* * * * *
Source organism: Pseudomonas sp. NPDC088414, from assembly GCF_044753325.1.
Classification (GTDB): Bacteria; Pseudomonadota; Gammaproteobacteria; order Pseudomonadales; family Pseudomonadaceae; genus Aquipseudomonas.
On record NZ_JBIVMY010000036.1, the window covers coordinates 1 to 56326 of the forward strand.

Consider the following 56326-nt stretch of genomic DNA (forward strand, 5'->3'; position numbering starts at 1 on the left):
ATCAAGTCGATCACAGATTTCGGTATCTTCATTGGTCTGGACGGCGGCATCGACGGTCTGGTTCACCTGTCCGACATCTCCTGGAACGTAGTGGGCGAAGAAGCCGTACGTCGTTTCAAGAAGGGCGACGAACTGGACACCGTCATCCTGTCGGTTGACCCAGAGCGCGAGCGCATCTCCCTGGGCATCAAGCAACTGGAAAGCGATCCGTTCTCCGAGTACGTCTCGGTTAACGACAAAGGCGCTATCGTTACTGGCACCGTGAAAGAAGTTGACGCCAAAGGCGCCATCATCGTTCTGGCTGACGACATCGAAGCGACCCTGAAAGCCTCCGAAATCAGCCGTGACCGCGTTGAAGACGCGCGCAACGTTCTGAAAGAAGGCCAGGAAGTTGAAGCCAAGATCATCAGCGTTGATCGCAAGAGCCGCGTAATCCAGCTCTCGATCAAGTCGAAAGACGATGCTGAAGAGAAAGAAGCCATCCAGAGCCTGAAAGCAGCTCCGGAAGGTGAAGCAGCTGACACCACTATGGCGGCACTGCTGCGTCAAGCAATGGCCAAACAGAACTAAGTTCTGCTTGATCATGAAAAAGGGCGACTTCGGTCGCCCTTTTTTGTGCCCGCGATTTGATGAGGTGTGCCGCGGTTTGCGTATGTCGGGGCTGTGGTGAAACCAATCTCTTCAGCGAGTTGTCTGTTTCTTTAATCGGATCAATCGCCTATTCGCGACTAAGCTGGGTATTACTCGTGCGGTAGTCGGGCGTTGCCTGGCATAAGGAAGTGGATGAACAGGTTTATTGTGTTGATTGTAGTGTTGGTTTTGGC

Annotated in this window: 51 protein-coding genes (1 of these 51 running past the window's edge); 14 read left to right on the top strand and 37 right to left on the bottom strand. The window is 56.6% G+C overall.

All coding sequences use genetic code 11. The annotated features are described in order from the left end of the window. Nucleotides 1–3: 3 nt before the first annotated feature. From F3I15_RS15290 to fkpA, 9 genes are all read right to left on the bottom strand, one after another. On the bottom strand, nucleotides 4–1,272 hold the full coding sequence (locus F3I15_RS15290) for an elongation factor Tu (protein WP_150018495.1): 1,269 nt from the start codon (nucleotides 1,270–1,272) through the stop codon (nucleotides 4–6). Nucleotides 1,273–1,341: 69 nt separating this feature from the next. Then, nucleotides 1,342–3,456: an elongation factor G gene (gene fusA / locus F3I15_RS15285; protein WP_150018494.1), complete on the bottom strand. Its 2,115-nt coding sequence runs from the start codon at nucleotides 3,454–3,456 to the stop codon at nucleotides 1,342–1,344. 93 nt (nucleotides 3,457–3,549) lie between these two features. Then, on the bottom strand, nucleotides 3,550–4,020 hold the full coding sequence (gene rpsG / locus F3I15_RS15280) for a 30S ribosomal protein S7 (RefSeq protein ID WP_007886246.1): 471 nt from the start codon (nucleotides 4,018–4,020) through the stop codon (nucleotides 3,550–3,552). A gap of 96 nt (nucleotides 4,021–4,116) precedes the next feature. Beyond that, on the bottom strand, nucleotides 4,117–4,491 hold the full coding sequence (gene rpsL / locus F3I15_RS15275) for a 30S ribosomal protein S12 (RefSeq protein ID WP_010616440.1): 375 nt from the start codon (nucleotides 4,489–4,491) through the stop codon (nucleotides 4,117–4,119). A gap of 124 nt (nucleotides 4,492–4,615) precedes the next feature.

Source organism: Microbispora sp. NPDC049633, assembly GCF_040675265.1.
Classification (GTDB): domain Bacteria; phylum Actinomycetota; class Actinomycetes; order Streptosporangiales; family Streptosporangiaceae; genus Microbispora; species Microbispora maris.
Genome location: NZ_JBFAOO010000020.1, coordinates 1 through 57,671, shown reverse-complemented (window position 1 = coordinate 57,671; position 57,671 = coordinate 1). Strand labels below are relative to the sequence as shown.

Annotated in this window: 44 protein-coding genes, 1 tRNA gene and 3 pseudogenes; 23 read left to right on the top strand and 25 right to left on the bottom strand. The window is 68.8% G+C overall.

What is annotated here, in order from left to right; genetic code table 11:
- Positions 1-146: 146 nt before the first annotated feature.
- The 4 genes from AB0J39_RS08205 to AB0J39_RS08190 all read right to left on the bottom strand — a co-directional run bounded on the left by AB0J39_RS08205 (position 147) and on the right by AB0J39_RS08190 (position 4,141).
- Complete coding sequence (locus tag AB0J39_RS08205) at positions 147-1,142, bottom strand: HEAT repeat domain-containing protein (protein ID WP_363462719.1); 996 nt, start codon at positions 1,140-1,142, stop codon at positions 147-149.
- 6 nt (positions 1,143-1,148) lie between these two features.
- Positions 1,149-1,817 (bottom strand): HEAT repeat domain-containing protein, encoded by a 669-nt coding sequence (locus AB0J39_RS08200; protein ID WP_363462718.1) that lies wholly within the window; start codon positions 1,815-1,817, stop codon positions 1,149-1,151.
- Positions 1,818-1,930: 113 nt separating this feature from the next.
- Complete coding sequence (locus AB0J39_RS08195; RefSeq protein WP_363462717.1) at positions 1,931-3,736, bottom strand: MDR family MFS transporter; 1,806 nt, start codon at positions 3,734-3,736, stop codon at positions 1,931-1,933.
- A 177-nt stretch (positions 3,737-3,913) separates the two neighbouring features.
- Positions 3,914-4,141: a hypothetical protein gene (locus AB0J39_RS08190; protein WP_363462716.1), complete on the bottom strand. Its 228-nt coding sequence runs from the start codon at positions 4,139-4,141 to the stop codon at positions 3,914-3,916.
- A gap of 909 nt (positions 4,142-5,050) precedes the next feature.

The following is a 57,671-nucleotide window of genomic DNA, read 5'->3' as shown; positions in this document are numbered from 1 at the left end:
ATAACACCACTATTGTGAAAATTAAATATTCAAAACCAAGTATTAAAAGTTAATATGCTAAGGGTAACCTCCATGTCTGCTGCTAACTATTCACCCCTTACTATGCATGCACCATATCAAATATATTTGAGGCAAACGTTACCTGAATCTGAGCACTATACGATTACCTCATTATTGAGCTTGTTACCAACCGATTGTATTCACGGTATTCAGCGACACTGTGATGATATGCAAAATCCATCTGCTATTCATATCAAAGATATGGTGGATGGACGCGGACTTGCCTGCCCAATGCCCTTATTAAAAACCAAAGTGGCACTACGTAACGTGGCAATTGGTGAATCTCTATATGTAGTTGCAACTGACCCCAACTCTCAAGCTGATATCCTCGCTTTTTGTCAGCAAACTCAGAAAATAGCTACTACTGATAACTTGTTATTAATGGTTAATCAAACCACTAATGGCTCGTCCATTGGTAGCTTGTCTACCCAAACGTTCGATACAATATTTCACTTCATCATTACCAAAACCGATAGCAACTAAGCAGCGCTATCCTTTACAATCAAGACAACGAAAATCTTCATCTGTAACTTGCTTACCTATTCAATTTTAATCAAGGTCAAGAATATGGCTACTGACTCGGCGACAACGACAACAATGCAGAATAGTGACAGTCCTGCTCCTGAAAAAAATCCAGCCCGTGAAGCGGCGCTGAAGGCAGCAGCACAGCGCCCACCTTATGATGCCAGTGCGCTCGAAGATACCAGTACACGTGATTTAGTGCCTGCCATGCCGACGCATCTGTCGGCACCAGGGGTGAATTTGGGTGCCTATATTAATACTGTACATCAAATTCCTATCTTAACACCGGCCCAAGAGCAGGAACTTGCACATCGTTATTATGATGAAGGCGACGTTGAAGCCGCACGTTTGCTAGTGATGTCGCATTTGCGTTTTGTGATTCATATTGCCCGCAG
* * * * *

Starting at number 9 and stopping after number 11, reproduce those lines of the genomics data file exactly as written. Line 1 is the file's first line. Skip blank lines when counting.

Classification (GTDB): domain Bacteria; phylum Actinomycetota; class Actinomycetes; order Streptosporangiales; family Streptosporangiaceae; genus Microbispora; species Microbispora maris.
Genome location: NZ_JBFAOO010000020.1, coordinates 1 through 57,671, shown reverse-complemented (window position 1 = coordinate 57,671; position 57,671 = coordinate 1). Strand labels below are relative to the sequence as shown.

Annotated in this window: 44 protein-coding genes, 1 tRNA gene and 3 pseudogenes; 23 read left to right on the top strand and 25 right to left on the bottom strand. The window is 68.8% G+C overall.